Henkes

Charles Henke, right, raises Angus cattle with family, including his father, Ron, in Chariton County, Missouri. Producers have a variety of opinions as to what traits and sizes are best for cows. 

When it comes to what people want from their cattle, Charles Henke says there are a lot of viewpoints. He sells registered Angus he raises on his Chariton County farm in Missouri.

“There’s no shortage of opinions,” he says, “and really that’s a good thing.”

Some producers want bigger cows in the pursuit of performance and bigger calves, although Henke says he prefers a smaller size for efficiency purposes.

“I think 1,800-pound cows are too big, but that’s my opinion,” he says. “For me, I like 1,300-pound cows, maybe up to 1,400. That seems to be an excellent size for us with feed efficiency. I like a cow that kind of does it on her own.”

Jim Humphrey, a University of Missouri Extension livestock specialist based in Atchison County, says the top priority is a cow that reliably produces a calf.

“What most people want is they want to get their females bred and get a live calf on the ground,” he says. “That’s always No. 1.”

Cattle genetics

For cattle genetics, a lot of emphasis is being put on calving weight EPDs and low birth weights.

Beyond that, the goal is efficiency. Humphrey cites a measurement idea from former North Dakota State beef specialist Kris Ringwall.

“The most accurate way of determining the efficiency of cows is pounds of calf weaned per female exposed at breeding time,” Humphrey says.

Of course, he says this is all relative, and whether a producer weans at five or six or seven months will adjust the pounds of calves produced.

Another measure is what percentage of the mother’s weight the calf is at weaning. Humphrey says for calves weaned at six or seven months, 50% is a good goal. Calves weaned around five months will be a lower percentage.

Humphrey says artificial insemination has helped producers with genetics and herd improvement.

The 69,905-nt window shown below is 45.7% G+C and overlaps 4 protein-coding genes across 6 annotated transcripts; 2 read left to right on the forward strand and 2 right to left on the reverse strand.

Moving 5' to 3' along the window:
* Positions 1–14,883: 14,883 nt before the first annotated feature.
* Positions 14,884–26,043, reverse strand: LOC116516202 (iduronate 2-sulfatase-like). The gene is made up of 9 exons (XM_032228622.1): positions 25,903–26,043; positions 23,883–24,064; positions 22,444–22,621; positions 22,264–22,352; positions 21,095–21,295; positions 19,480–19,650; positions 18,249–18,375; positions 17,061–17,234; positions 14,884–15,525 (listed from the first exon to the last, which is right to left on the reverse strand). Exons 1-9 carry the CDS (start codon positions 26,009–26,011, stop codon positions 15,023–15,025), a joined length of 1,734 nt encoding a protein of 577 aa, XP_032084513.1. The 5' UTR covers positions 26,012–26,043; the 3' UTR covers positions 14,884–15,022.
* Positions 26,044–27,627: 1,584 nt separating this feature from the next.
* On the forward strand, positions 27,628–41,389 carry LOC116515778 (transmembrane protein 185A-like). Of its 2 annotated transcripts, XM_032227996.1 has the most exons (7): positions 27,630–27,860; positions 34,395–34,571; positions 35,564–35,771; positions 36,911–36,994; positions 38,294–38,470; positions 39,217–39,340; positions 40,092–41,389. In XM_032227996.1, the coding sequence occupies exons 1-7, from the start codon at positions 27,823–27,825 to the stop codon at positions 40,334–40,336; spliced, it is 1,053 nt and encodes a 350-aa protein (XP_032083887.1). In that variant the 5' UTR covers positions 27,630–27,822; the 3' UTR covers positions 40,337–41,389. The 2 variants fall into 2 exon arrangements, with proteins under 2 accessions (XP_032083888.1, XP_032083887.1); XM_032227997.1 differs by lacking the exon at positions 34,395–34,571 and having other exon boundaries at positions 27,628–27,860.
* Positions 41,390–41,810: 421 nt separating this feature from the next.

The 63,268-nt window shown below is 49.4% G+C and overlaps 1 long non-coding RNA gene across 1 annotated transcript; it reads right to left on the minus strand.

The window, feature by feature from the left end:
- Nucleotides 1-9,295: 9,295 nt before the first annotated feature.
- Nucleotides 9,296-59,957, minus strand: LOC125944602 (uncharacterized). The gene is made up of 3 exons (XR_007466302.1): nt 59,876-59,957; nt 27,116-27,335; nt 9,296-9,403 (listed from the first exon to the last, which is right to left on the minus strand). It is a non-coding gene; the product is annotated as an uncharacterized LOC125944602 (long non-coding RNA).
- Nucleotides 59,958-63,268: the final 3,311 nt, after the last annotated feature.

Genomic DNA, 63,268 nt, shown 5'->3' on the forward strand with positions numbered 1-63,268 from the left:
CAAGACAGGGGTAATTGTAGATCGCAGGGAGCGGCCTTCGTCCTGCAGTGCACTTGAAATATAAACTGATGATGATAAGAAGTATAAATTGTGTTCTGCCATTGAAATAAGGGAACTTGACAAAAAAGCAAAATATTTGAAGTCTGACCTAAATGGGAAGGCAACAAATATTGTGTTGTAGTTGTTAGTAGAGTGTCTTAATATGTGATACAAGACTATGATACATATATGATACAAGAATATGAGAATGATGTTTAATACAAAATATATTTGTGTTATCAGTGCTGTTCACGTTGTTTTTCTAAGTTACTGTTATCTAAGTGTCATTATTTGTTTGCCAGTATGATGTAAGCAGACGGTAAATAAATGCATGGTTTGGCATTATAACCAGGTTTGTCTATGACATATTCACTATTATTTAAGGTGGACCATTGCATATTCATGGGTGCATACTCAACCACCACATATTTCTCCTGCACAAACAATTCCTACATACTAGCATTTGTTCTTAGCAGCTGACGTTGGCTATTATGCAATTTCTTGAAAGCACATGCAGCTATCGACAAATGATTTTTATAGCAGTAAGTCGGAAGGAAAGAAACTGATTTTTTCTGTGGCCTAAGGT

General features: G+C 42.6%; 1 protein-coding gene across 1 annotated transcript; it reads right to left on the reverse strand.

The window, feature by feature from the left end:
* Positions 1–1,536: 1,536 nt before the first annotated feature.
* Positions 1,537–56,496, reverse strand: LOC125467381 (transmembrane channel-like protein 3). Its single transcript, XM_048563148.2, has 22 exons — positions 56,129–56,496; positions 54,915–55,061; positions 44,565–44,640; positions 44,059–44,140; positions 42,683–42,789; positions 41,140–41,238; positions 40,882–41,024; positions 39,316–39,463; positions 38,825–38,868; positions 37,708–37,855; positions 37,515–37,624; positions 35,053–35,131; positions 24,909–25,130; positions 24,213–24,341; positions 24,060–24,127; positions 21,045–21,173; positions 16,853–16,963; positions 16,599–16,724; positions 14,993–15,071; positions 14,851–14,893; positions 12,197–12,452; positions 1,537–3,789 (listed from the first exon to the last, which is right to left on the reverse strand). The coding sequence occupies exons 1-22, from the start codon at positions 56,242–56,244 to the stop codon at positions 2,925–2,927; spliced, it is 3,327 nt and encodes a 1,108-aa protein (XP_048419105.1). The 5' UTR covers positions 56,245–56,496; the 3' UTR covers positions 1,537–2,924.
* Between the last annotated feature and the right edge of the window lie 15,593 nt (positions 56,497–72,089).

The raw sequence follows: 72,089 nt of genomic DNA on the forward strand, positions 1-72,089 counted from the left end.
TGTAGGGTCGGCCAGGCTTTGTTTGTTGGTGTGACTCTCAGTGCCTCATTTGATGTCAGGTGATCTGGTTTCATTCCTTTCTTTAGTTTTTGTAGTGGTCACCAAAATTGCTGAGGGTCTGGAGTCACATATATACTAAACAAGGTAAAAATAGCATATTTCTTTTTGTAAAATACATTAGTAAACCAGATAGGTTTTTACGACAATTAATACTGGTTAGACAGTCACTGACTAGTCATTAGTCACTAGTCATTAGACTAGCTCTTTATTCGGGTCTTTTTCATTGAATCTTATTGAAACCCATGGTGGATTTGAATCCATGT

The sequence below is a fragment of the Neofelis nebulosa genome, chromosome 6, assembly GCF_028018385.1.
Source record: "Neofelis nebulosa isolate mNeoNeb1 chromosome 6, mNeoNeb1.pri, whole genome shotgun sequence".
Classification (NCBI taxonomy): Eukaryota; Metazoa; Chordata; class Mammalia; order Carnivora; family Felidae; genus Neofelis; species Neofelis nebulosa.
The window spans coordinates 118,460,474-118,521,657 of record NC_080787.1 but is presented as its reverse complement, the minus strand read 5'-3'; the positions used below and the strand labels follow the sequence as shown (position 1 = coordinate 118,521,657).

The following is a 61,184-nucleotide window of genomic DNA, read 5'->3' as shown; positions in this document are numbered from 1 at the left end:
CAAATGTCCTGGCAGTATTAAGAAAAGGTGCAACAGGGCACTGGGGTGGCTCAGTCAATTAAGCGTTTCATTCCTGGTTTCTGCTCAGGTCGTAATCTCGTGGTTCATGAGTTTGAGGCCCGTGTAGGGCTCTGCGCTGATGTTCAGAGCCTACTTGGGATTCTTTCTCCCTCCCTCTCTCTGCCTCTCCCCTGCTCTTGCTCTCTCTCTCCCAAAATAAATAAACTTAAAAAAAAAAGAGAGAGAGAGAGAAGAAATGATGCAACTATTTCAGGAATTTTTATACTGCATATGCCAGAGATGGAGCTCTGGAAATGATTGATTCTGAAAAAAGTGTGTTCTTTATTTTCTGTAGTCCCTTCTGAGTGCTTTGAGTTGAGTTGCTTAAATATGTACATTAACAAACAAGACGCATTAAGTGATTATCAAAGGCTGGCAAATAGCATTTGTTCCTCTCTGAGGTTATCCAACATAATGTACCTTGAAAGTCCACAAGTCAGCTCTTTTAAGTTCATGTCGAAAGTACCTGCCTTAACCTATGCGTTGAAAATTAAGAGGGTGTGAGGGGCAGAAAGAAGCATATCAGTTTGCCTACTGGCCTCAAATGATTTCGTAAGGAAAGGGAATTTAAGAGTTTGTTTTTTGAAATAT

“Artificial insemination has been a really, really good tool for people to be able to improve their genetics and target the things they want,” he says.

Producers can select for a wide variety of traits, such as feet and legs, amount of muscle, bone structure and many others, Humphrey says.

“We have so much data that it can be overwhelming, but there is a lot of information out there to help producers make decisions and improve their herd,” he says.

Henke says calving ease is a widely desired trait among producers, although he says it is not usually an issue after a first calf.

“Once that cow gets that first calf on the ground, from her second calf on you almost never see an issue, unless you get a presentation problem,” he says.

Henke says culling lower-performing cows can help get the herd and genetics producers want by getting rid of recurring issues. It can also help with efficiency.

“I cull extremely hard,” he says. “We want a cow that holds her weight. … We keep a lot of heifers and sell a lot of cows. The way to get a good herd is cull, cull, cull.”

Breed associations are working to develop feed efficiency expected progeny differences (EPDs). Henke says he can use “the good old-fashioned eyeball” to help see which cows are the most efficient, but he says the dry matter intake and rate of gain EPDs help tell the story. He expects this area of information to continue to develop.

“We are kind of on the brink of it,” he says.

David Hobbs, director of activities for the American-International Charolais Association, says many producers want low birth weights and high weaning weights.

“A lot of emphasis is being put on calving weight EPDs and low birth weights,” he says. “They want that big weaning weight EPD.”

Hobbs says bigger cows often come as a result of trying to get high performance.

“If you’re breeding for performance, you’re going to see some size,” he says.

Still, Hobbs says he sees variety in preferred cow sizes.

“I’ve got breeders who have got very moderate-sized cows, and I’ve got some with 1,500- to 1,600-pound cows,” he says.

Hobbs says efficiency is a high priority, regardless of cow size. He says his organization is part of group efforts to generate feed efficiency EPDs through work in a feedlot project.

“I do see people that are starting to collect feed efficiency information,” he says. “They’re looking at cost of gain, what it costs to get that gain.”

Matt Woolfork, director of performance programs for the American Shorthorn Association, says his association is also working to develop EPDs and mature cow weights. He says bigger cows can cost more.

“She’s going to cost you more to keep around,” he says. “If she doesn’t perform well enough, you need to find a cow that gets that performance with less feed intake.”

Woolfork says producers also want traits that make their job easier.

“I think what I hear the most from our breeders, and what their customers are wanting, is a lot of calving ease,” he says. “Nobody wants to pull a calf. Docility is increasingly important. We all get older, and nobody wants to get chased out of the pen.”

There are a variety of factors to value, but Woolfork says the end goal is the same.

“All cattlemen want to make money,” he says.

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Ben Herrold is Missouri field editor, writing for Missouri Farmer Today, Iowa Farmer Today and Illinois Farmer Today.